A study led by UK-based charity Privacy International has showed that Facebook still manages to track Android users who don't have the company's app installed on their smartphone or smart devices.
The study claims that the social network has the means to track users not registered on the platform or who haven't logged out of their accounts. The study's findings assume significance especially after Facebook gained the ire of users and governments due to the Cambridge Analytica imbroglio.
According to the report, users are tracked via other apps which ask them to sign up via Facebook or have the social network's software development kit (SDK) embedded. Developers use SDKs when building apps.
A IANS report claimed that the Privacy International study had examined 34 apps on Android which at least had an install base ranging from 10 to 500 million between August and December 2018. Some apps that the study looked at included Duolingo, TripAdvisor, Indeed and Skyscanner.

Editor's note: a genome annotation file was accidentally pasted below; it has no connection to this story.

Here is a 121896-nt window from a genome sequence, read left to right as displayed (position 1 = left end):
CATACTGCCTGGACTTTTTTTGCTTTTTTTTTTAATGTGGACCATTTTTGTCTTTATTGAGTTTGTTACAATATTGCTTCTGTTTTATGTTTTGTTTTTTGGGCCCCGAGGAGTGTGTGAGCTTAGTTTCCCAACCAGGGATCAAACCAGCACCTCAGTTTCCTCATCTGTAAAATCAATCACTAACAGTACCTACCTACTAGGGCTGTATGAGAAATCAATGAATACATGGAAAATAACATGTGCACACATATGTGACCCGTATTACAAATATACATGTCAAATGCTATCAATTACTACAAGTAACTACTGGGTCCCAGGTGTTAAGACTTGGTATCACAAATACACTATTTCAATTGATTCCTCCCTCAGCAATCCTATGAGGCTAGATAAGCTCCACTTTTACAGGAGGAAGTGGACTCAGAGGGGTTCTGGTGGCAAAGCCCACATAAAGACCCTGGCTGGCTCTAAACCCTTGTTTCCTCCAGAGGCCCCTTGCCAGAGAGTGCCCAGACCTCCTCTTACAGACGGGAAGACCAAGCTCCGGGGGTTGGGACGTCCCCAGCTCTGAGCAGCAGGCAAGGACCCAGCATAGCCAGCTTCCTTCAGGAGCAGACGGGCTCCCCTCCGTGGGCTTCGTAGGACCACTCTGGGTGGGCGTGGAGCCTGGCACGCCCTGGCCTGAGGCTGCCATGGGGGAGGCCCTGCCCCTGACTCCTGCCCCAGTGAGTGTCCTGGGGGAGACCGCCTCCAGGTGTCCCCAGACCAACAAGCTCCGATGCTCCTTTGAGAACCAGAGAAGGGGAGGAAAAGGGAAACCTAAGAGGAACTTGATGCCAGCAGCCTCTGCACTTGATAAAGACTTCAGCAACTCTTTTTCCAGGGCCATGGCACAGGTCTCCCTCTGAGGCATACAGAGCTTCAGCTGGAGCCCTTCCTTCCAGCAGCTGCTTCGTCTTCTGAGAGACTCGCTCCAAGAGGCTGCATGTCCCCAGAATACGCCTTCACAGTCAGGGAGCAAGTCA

Further, detailed findings of the study show that these individual apps share data with Facebook as soon as a user logs on to these apps every single time.
"This happens whether people have a Facebook account or not, or whether they are logged into Facebook or not," the news agency reported the study as stating.
"In our analysis, apps that automatically transmit data to Facebook share this data together with a unique identifier, the Google advertising ID (AAID)," the researchers were quoted as saying.
When the research findings were presented to Facebook, the company said that sharing data between companies was a common practice.
"This information is important for helping developers understand how to improve their apps and for helping people receive relevant advertising in a privacy-protective way," Facebook was quoted as saying.